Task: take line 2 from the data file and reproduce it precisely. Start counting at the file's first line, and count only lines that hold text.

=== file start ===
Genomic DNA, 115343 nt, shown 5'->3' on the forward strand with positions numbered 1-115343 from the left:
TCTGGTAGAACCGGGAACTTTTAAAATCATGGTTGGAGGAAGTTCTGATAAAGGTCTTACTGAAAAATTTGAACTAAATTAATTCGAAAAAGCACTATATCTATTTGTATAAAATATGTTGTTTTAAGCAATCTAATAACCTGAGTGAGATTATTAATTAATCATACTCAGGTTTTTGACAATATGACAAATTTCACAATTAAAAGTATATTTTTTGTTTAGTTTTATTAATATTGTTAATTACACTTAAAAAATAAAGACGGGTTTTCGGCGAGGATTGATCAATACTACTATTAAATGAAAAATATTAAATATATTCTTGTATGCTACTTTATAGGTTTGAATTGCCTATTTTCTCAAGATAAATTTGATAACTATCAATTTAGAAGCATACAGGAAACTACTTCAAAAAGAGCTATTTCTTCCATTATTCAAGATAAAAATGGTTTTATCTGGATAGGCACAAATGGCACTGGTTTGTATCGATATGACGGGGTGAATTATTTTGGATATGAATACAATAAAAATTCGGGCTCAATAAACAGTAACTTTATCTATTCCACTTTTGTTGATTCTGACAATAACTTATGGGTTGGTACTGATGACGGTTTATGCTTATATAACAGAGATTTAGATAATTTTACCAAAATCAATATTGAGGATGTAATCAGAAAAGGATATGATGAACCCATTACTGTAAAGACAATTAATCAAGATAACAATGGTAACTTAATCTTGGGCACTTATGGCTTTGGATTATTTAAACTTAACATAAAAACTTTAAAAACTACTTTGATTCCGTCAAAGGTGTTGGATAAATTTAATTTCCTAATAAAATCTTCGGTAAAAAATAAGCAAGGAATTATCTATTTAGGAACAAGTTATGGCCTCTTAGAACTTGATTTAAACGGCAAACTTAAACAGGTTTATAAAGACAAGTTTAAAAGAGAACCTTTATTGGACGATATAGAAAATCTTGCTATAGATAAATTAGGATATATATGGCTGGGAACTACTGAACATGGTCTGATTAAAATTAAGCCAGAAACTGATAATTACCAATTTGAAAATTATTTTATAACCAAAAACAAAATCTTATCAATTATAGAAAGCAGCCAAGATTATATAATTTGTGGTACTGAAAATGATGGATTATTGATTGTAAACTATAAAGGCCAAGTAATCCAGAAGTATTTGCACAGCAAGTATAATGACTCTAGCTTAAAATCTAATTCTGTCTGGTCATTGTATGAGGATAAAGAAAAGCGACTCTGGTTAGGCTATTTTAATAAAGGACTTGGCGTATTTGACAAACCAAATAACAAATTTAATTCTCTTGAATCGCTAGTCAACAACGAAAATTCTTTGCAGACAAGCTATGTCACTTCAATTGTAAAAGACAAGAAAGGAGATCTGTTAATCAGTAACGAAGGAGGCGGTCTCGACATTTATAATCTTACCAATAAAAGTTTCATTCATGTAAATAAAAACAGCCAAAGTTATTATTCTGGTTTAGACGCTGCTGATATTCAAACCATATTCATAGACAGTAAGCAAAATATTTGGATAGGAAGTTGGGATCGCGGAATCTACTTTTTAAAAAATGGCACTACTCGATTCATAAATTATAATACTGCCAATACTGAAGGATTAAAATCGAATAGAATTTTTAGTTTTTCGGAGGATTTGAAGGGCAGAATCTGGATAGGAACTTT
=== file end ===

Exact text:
TCTGGTAGAACCGGGAACTTTTAAAATCATGGTTGGAGGAAGTTCTGATAAAGGTCTTACTGAAAAATTTGAACTAAATTAATTCGAAAAAGCACTATATCTATTTGTATAAAATATGTTGTTTTAAGCAATCTAATAACCTGAGTGAGATTATTAATTAATCATACTCAGGTTTTTGACAATATGACAAATTTCACAATTAAAAGTATATTTTTTGTTTAGTTTTATTAATATTGTTAATTACACTTAAAAAATAAAGACGGGTTTTCGGCGAGGATTGATCAATACTACTATTAAATGAAAAATATTAAATATATTCTTGTATGCTACTTTATAGGTTTGAATTGCCTATTTTCTCAAGATAAATTTGATAACTATCAATTTAGAAGCATACAGGAAACTACTTCAAAAAGAGCTATTTCTTCCATTATTCAAGATAAAAATGGTTTTATCTGGATAGGCACAAATGGCACTGGTTTGTATCGATATGACGGGGTGAATTATTTTGGATATGAATACAATAAAAATTCGGGCTCAATAAACAGTAACTTTATCTATTCCACTTTTGTTGATTCTGACAATAACTTATGGGTTGGTACTGATGACGGTTTATGCTTATATAACAGAGATTTAGATAATTTTACCAAAATCAATATTGAGGATGTAATCAGAAAAGGATATGATGAACCCATTACTGTAAAGACAATTAATCAAGATAACAATGGTAACTTAATCTTGGGCACTTATGGCTTTGGATTATTTAAACTTAACATAAAAACTTTAAAAACTACTTTGATTCCGTCAAAGGTGTTGGATAAATTTAATTTCCTAATAAAATCTTCGGTAAAAAATAAGCAAGGAATTATCTATTTAGGAACAAGTTATGGCCTCTTAGAACTTGATTTAAACGGCAAACTTAAACAGGTTTATAAAGACAAGTTTAAAAGAGAACCTTTATTGGACGATATAGAAAATCTTGCTATAGATAAATTAGGATATATATGGCTGGGAACTACTGAACATGGTCTGATTAAAATTAAGCCAGAAACTGATAATTACCAATTTGAAAATTATTTTATAACCAAAAACAAAATCTTATCAATTATAGAAAGCAGCCAAGATTATATAATTTGTGGTACTGAAAATGATGGATTATTGATTGTAAACTATAAAGGCCAAGTAATCCAGAAGTATTTGCACAGCAAGTATAATGACTCTAGCTTAAAATCTAATTCTGTCTGGTCATTGTATGAGGATAAAGAAAAGCGACTCTGGTTAGGCTATTTTAATAAAGGACTTGGCGTATTTGACAAACCAAATAACAAATTTAATTCTCTTGAATCGCTAGTCAACAACGAAAATTCTTTGCAGACAAGCTATGTCACTTCAATTGTAAAAGACAAGAAAGGAGATCTGTTAATCAGTAACGAAGGAGGCGGTCTCGACATTTATAATCTTACCAATAAAAGTTTCATTCATGTAAATAAAAACAGCCAAAGTTATTATTCTGGTTTAGACGCTGCTGATATTCAAACCATATTCATAGACAGTAAGCAAAATATTTGGATAGGAAGTTGGGATCGCGGAATCTACTTTTTAAAAAATGGCACTACTCGATTCATAAATTATAATACTGCCAATACTGAAGGATTAAAATCGAATAGAATTTTTAGTTTTTCGGAGGATTTGAAGGGCAGAATCTGGATAGGAACTTT